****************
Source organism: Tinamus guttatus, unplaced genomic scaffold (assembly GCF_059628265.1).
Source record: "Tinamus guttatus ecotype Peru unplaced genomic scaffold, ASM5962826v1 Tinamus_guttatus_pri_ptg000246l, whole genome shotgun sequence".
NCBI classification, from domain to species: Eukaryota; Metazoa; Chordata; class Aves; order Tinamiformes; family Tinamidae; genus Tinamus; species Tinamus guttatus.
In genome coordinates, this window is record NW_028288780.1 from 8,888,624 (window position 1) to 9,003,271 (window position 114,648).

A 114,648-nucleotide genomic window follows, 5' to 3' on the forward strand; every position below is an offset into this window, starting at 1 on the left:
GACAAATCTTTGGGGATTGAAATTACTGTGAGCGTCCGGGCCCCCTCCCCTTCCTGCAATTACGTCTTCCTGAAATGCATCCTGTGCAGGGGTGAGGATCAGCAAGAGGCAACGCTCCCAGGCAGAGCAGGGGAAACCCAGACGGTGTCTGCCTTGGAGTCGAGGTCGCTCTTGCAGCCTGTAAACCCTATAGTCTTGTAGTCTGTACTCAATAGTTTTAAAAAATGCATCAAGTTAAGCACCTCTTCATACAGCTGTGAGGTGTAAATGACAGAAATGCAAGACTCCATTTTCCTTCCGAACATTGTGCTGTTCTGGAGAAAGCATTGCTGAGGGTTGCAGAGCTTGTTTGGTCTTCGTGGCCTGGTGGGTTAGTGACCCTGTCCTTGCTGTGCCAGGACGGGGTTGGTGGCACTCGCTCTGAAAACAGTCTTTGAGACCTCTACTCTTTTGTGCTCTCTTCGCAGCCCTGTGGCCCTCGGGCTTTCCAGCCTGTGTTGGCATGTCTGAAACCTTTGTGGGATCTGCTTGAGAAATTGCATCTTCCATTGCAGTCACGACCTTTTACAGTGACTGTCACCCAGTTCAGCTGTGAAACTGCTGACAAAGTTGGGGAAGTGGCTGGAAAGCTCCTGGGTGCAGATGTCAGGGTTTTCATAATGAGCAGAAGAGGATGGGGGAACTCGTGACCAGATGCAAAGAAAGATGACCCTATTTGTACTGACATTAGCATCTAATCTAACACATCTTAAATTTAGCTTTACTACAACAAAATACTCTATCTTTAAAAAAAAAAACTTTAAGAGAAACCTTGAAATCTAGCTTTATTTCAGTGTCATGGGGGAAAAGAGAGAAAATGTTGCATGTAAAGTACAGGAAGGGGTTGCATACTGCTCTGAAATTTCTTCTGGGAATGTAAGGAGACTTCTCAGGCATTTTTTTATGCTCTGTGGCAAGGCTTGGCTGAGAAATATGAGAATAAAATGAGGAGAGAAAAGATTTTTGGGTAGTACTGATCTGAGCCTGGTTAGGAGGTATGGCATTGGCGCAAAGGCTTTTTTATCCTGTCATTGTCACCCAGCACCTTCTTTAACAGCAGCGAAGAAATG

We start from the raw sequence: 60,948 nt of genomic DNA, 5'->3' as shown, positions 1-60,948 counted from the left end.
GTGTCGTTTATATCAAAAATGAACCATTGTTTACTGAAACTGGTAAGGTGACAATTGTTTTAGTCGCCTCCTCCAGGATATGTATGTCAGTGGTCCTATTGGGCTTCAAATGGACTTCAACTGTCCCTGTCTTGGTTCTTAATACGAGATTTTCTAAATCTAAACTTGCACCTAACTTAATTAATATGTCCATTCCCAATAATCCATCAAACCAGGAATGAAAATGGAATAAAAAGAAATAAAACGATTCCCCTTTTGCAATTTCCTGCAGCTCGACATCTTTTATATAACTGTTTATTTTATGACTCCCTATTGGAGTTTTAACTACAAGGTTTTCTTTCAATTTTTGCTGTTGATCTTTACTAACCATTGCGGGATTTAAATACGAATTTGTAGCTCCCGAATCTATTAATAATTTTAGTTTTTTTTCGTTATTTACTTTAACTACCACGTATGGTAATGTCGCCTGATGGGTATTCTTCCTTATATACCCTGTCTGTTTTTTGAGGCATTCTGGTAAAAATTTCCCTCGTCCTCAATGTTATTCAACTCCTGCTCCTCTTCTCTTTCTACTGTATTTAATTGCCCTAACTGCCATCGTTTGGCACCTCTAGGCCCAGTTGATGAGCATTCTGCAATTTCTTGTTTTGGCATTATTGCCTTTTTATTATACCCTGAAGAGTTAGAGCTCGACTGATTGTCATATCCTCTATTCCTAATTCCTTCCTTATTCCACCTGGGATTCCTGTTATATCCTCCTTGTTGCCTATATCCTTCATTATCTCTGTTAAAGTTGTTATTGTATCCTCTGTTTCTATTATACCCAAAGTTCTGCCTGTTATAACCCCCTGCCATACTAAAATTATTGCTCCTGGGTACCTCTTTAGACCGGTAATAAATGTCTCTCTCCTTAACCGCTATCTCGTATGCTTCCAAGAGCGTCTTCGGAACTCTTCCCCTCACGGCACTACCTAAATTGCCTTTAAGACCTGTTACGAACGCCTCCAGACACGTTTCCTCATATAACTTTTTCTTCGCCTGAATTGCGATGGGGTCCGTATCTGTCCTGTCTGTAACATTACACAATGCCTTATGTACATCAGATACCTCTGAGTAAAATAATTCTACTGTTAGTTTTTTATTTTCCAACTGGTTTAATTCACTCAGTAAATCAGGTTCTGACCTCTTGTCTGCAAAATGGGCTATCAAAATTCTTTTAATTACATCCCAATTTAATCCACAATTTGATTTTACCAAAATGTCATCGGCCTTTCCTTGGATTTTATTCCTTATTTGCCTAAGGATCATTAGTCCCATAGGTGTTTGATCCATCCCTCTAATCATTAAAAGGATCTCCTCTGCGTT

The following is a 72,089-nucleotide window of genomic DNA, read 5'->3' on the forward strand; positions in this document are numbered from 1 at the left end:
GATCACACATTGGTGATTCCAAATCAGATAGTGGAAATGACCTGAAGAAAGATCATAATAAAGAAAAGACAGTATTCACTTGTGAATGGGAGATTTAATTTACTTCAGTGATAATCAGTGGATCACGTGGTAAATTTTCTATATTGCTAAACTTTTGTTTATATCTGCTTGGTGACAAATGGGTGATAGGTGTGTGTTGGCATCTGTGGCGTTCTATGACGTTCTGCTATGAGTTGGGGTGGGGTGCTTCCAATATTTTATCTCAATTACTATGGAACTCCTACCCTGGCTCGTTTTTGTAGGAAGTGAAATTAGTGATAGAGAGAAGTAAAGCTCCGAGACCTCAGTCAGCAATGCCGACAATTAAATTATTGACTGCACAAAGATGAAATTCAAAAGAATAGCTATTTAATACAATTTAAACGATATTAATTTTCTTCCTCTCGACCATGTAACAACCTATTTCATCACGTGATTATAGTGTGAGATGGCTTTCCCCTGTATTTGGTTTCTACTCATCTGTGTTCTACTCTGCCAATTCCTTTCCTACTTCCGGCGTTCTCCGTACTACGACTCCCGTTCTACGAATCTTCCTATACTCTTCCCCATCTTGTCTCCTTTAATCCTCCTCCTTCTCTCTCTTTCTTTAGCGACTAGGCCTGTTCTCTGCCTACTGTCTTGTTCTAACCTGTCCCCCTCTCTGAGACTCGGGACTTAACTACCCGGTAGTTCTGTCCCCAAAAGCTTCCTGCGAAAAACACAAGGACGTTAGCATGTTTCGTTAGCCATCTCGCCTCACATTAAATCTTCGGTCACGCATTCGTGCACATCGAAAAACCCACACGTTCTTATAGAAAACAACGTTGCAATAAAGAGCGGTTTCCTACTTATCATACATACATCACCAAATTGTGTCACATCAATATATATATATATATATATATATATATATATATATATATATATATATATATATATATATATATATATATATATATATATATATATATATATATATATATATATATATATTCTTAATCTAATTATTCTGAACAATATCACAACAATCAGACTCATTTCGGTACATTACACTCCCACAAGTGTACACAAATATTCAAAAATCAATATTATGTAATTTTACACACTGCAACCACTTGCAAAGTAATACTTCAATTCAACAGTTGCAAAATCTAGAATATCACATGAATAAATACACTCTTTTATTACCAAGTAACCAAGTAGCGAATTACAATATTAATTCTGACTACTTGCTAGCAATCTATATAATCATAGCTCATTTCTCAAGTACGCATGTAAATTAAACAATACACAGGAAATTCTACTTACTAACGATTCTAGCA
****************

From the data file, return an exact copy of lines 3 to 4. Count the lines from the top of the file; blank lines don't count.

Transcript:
NCBI classification, from domain to species: Eukaryota; Metazoa; Chordata; class Aves; order Tinamiformes; family Tinamidae; genus Tinamus; species Tinamus guttatus.
In genome coordinates, this window is record NW_028288780.1 from 8,888,624 (window position 1) to 9,003,271 (window position 114,648).